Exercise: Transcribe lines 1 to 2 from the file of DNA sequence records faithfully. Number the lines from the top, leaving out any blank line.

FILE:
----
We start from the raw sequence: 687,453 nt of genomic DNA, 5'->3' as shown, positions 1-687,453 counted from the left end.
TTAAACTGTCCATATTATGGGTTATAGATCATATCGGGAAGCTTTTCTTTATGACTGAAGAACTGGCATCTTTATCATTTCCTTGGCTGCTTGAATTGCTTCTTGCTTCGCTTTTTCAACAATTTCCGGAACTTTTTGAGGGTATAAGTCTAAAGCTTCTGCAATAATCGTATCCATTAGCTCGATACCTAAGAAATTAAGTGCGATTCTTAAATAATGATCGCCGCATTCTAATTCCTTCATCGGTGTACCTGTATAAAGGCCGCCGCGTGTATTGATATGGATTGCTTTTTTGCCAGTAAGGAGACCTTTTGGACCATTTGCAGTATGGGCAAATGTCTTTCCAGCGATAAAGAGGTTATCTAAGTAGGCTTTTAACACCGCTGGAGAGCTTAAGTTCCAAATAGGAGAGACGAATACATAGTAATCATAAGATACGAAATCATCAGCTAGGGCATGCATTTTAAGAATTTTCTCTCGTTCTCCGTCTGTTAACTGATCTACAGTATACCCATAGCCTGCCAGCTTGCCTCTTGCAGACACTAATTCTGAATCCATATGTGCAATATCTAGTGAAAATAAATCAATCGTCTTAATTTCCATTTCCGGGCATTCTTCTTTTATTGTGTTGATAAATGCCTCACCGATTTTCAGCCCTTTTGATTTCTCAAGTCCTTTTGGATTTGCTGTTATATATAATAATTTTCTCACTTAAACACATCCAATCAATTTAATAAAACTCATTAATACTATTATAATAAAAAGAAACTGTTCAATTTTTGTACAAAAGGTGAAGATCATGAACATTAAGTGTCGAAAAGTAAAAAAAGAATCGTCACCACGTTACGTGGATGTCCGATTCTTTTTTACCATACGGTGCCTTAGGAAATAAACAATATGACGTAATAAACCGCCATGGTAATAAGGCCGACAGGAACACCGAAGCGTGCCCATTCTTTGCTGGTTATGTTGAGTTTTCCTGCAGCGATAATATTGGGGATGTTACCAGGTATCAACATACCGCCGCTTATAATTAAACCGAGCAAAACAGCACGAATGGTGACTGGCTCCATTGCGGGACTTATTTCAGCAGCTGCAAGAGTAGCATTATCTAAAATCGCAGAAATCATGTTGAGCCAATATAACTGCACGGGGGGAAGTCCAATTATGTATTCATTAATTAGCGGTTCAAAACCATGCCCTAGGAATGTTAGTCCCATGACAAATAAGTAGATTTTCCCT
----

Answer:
We start from the raw sequence: 687,453 nt of genomic DNA, 5'->3' as shown, positions 1-687,453 counted from the left end.
TTAAACTGTCCATATTATGGGTTATAGATCATATCGGGAAGCTTTTCTTTATGACTGAAGAACTGGCATCTTTATCATTTCCTTGGCTGCTTGAATTGCTTCTTGCTTCGCTTTTTCAACAATTTCCGGAACTTTTTGAGGGTATAAGTCTAAAGCTTCTGCAATAATCGTATCCATTAGCTCGATACCTAAGAAATTAAGTGCGATTCTTAAATAATGATCGCCGCATTCTAATTCCTTCATCGGTGTACCTGTATAAAGGCCGCCGCGTGTATTGATATGGATTGCTTTTTTGCCAGTAAGGAGACCTTTTGGACCATTTGCAGTATGGGCAAATGTCTTTCCAGCGATAAAGAGGTTATCTAAGTAGGCTTTTAACACCGCTGGAGAGCTTAAGTTCCAAATAGGAGAGACGAATACATAGTAATCATAAGATACGAAATCATCAGCTAGGGCATGCATTTTAAGAATTTTCTCTCGTTCTCCGTCTGTTAACTGATCTACAGTATACCCATAGCCTGCCAGCTTGCCTCTTGCAGACACTAATTCTGAATCCATATGTGCAATATCTAGTGAAAATAAATCAATCGTCTTAATTTCCATTTCCGGGCATTCTTCTTTTATTGTGTTGATAAATGCCTCACCGATTTTCAGCCCTTTTGATTTCTCAAGTCCTTTTGGATTTGCTGTTATATATAATAATTTTCTCACTTAAACACATCCAATCAATTTAATAAAACTCATTAATACTATTATAATAAAAAGAAACTGTTCAATTTTTGTACAAAAGGTGAAGATCATGAACATTAAGTGTCGAAAAGTAAAAAAAGAATCGTCACCACGTTACGTGGATGTCCGATTCTTTTTTACCATACGGTGCCTTAGGAAATAAACAATATGACGTAATAAACCGCCATGGTAATAAGGCCGACAGGAACACCGAAGCGTGCCCATTCTTTGCTGGTTATGTTGAGTTTTCCTGCAGCGATAATATTGGGGATGTTACCAGGTATCAACATACCGCCGCTTATAATTAAACCGAGCAAAACAGCACGAATGGTGACTGGCTCCATTGCGGGACTTATTTCAGCAGCTGCAAGAGTAGCATTATCTAAAATCGCAGAAATCATGTTGAGCCAATATAACTGCACGGGGGGAAGTCCAATTATGTATTCATTAATTAGCGGTTCAAAACCATGCCCTAGGAATGTTAGTCCCATGACAAATAAGTAGATTTTCCCT